Just thinking about trying to cut down on spending can be a bit painful. We imagine foregoing all the nice little things that make life feel good and subjecting ourselves to a grey future lacking joy.
It doesn’t have to be like that. These three ideas will help give your spending a bit of a trim without you feeling too deprived.
Spring Clean Your Financial Robots
In this case, we’re talking about all those regular spends that go out of your accounts automatically every month. Direct debits and standing orders are easy to set up, and equally easy to forget – even when they’re no longer relevant.
It’s a little task you can do without even leaving the house, and something you can get started on right this minute.
Go through all your accounts, bank, and credit cards, and stop the subscriptions, memberships and product insurances that aren’t giving you any benefit any longer.
Review your TV, film, magazine, mobile and gym subscriptions. Do you really get your full money’s worth? Can you get the same benefits by paying as you go? This is especially relevant on things like subscription box spending, with one report reckoning the average person spends over £500 annually.
So be ruthlessly honest and stop paying for things that aren’t really making life better.
Overhaul Your Food/Grocery Spend
Convenience is a glorious thing, and without it we’d never keep up with all the demands of our current over-busy lifestyle. But convenience costs, and often it’s the convenience of habit that keeps us stuck in a spending routine. Rethinking how you approach spending on food is another strategy you can put into immediate effect without it causing more than a ripple in your lifestyle.
Seemingly small things, like always buying lunch out on a working day, can add a substantial amount to the weekly outlay. Of course, it’s great to go out for lunch, but would you really suffer if you didn’t do it every day? And wouldn’t it be possible to take a packed lunch out to a park or sunny bench when the weather’s good? Picnics are not just for holidays.
Grocery shopping is another area where convenience can cost more. Spending a few minutes making a meal plan, creating a list of what you need to prepare those meals, then sticking to it when you’re in the shop, can really help curb impulse buying in the supermarket. There’s an environment benefit too, since we’d waste a lot less food if more people did this.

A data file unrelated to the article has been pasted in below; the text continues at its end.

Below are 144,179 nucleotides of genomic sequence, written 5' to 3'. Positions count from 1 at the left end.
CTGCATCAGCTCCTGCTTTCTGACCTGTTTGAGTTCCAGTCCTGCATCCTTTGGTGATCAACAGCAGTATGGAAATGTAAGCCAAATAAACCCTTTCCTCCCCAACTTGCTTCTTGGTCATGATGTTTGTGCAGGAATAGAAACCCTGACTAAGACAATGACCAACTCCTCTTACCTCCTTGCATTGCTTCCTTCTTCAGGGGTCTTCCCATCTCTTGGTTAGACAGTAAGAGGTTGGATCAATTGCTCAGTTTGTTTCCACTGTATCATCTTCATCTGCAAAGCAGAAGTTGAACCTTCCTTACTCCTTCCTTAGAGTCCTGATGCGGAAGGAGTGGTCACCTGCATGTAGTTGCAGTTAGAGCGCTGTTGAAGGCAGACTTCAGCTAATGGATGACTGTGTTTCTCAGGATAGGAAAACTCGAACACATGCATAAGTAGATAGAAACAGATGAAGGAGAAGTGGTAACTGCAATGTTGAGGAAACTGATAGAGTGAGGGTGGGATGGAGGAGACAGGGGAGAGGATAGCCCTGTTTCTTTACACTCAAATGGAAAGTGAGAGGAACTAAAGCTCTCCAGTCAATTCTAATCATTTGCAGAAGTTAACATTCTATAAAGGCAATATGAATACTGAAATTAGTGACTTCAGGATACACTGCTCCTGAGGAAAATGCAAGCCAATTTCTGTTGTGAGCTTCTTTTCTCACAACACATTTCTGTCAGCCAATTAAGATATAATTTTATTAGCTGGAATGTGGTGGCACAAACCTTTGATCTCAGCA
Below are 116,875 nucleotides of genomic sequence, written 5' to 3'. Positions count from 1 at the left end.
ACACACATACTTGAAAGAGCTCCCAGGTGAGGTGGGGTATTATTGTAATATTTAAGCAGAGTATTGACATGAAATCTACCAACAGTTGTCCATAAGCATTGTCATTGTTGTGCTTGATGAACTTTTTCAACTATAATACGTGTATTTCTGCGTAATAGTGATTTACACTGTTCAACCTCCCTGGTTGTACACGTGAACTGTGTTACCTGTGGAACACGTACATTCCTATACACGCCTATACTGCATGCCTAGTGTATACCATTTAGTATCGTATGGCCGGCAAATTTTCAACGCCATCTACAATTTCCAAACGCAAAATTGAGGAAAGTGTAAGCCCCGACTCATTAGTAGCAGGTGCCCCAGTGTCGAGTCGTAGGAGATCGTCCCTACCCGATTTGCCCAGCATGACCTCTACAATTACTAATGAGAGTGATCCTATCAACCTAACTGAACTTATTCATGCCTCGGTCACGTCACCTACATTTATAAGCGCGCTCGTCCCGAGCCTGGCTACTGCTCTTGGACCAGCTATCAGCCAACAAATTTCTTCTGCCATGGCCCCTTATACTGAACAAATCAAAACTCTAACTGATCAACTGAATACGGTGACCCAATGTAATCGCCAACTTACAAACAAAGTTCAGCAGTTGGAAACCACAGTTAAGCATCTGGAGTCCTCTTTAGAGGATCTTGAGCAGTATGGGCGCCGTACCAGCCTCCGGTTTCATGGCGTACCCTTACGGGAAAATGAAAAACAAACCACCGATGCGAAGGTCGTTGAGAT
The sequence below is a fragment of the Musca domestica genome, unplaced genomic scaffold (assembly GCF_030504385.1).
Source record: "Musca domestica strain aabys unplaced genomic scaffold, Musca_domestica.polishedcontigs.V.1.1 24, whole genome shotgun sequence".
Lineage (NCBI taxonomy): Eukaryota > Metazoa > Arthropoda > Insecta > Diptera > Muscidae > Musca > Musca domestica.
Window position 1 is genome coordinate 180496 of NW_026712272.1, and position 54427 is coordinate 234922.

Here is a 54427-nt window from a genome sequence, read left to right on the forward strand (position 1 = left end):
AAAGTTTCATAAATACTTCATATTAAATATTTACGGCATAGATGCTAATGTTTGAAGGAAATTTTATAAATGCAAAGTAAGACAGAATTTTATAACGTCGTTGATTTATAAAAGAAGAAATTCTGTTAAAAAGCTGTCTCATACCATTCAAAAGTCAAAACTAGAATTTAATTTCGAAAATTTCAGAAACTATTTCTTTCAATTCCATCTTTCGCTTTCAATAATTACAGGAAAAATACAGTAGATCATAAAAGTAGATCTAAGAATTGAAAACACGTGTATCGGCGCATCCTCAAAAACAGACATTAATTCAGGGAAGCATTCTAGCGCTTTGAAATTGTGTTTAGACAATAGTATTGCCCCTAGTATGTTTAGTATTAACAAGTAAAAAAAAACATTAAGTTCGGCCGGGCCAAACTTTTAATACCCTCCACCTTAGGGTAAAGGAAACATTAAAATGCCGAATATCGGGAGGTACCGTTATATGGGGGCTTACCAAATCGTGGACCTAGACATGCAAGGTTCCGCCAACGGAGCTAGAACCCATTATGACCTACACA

Likewise, changing the time of day you shop can have quite an impact. Late on weekdays is a good time, as this is the time supermarkets start discounting items with shorter shelf lives. The food is still good, but usually needs eating within the next few days. Since you’re shopping to a plan, that won’t be a problem.
Track Your Income and Expense
This one takes a little longer to see the benefit but can reveal some surprising information over a month or two. Based on professional accounting systems, it’s an easy way to get a better handle on how money flows through your accounts.
You just need a notebook (or a spreadsheet page) and four columns:
Date – when the transaction happened.
Item – what you bought or earned – wages go here too.
Cost – what you paid (be it cash or standing order) or earned.
Balance – add or subtract amounts for other columns and put the new total in this column for a running account of money available.
Standing orders or direct debits can be entered in the columns straight away because you know they’ll happen. Start the balance column off with the current balance from your bank statement, then go from there.
The act of writing down everything you buy makes spending a mindful activity. If you find it a chore, you don’t have to keep it up for a lifetime since just a month or two is enough to make you completely aware of your spending habits.
And if you find it an empowering exercise, it might even lead you to a new, lucrative career in accounting (which you can learn online), and having more coming in would definitely help with ongoing budgeting.
However you do it, figuring out your personal best way of mastering your finances puts you in control. And that’s always a good thing.
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